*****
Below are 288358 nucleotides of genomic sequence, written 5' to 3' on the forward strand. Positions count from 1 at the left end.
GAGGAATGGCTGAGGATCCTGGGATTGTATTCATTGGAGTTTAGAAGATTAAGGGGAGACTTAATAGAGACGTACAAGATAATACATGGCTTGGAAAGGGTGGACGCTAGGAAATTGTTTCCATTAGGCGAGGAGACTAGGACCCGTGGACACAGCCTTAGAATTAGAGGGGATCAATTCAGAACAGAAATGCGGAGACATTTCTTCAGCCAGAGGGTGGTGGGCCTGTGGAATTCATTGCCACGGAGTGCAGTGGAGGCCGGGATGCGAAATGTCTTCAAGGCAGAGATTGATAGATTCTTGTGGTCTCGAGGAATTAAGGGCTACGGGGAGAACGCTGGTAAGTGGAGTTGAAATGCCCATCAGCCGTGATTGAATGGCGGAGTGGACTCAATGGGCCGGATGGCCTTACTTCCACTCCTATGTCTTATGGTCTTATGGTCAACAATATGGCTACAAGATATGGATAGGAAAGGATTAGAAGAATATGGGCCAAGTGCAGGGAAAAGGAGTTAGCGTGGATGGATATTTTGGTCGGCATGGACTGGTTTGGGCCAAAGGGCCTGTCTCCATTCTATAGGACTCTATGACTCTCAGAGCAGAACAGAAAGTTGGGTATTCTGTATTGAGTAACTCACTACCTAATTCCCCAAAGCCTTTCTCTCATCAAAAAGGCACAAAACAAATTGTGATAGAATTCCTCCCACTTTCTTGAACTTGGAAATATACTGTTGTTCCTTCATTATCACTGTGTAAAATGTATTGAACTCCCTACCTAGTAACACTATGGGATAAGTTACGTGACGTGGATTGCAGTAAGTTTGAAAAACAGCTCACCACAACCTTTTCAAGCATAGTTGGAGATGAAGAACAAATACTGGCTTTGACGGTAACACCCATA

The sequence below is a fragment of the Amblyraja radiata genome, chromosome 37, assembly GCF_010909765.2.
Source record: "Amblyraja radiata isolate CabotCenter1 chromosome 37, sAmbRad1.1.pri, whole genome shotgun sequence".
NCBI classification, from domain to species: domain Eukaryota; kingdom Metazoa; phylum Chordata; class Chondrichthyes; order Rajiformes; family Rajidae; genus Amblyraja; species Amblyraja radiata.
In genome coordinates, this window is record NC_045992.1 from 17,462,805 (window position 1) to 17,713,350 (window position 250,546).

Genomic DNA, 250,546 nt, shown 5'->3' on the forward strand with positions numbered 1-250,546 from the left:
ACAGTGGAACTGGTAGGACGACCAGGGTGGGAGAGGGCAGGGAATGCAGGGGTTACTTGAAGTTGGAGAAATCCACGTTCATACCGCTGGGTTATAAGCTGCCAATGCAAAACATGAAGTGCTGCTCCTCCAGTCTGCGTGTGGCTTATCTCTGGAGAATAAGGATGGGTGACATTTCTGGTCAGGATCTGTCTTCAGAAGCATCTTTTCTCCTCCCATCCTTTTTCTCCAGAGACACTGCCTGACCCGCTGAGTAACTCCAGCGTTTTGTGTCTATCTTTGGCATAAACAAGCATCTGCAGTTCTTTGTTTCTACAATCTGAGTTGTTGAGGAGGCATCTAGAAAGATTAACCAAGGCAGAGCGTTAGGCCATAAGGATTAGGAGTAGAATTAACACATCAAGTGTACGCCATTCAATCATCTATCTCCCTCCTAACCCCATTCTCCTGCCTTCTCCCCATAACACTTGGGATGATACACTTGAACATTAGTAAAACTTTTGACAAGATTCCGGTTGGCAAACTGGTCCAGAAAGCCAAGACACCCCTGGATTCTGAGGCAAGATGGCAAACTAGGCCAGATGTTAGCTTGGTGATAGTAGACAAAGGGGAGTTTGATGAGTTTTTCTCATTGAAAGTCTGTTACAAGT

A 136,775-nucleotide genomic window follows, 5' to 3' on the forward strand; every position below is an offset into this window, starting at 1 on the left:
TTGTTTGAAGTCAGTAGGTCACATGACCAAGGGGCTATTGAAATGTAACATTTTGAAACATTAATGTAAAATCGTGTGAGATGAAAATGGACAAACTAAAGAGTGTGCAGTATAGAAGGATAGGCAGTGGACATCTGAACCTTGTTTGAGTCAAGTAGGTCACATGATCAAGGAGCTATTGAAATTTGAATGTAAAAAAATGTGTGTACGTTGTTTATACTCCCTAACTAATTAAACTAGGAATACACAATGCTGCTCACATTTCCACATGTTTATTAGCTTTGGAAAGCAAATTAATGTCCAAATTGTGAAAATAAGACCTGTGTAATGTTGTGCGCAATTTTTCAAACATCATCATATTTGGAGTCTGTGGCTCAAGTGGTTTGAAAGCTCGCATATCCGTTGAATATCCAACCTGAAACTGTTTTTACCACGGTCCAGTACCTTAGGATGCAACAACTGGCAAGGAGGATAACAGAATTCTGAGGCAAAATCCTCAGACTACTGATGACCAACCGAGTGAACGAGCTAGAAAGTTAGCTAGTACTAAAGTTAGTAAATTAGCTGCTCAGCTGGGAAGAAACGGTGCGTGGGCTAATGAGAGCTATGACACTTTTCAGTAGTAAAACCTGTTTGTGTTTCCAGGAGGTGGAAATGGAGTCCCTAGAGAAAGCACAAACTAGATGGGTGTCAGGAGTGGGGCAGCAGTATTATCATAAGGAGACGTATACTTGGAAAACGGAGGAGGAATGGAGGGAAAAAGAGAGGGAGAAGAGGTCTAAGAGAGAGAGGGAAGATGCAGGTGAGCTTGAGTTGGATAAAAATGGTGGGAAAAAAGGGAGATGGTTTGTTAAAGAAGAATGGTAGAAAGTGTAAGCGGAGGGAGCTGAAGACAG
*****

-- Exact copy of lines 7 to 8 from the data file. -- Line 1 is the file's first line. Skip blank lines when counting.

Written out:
Genomic DNA, 250,546 nt, shown 5'->3' on the forward strand with positions numbered 1-250,546 from the left:
ACAGTGGAACTGGTAGGACGACCAGGGTGGGAGAGGGCAGGGAATGCAGGGGTTACTTGAAGTTGGAGAAATCCACGTTCATACCGCTGGGTTATAAGCTGCCAATGCAAAACATGAAGTGCTGCTCCTCCAGTCTGCGTGTGGCTTATCTCTGGAGAATAAGGATGGGTGACATTTCTGGTCAGGATCTGTCTTCAGAAGCATCTTTTCTCCTCCCATCCTTTTTCTCCAGAGACACTGCCTGACCCGCTGAGTAACTCCAGCGTTTTGTGTCTATCTTTGGCATAAACAAGCATCTGCAGTTCTTTGTTTCTACAATCTGAGTTGTTGAGGAGGCATCTAGAAAGATTAACCAAGGCAGAGCGTTAGGCCATAAGGATTAGGAGTAGAATTAACACATCAAGTGTACGCCATTCAATCATCTATCTCCCTCCTAACCCCATTCTCCTGCCTTCTCCCCATAACACTTGGGATGATACACTTGAACATTAGTAAAACTTTTGACAAGATTCCGGTTGGCAAACTGGTCCAGAAAGCCAAGACACCCCTGGATTCTGAGGCAAGATGGCAAACTAGGCCAGATGTTAGCTTGGTGATAGTAGACAAAGGGGAGTTTGATGAGTTTTTCTCATTGAAAGTCTGTTACAAGT